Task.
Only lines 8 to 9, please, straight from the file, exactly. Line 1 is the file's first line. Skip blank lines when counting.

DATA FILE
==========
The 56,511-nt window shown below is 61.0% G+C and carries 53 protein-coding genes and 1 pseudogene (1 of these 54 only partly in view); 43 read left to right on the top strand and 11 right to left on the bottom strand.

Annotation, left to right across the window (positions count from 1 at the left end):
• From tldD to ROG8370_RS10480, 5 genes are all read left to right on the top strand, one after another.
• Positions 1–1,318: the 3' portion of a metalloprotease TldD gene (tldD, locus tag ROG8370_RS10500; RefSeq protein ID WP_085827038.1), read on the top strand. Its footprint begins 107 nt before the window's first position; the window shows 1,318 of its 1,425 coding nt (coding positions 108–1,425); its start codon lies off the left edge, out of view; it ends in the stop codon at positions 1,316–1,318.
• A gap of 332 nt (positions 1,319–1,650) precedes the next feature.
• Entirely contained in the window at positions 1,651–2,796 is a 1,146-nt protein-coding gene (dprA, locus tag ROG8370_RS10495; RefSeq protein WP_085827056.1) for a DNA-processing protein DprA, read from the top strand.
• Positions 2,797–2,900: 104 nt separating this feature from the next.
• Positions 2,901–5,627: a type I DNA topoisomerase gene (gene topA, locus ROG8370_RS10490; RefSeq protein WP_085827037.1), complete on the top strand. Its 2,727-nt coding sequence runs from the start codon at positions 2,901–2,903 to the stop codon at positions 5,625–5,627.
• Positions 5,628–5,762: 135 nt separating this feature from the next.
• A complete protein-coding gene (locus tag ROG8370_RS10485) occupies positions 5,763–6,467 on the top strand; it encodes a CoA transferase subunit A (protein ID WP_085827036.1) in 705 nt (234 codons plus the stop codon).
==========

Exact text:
• Positions 2,901–5,627: a type I DNA topoisomerase gene (gene topA, locus ROG8370_RS10490; RefSeq protein WP_085827037.1), complete on the top strand. Its 2,727-nt coding sequence runs from the start codon at positions 2,901–2,903 to the stop codon at positions 5,625–5,627.
• Positions 5,628–5,762: 135 nt separating this feature from the next.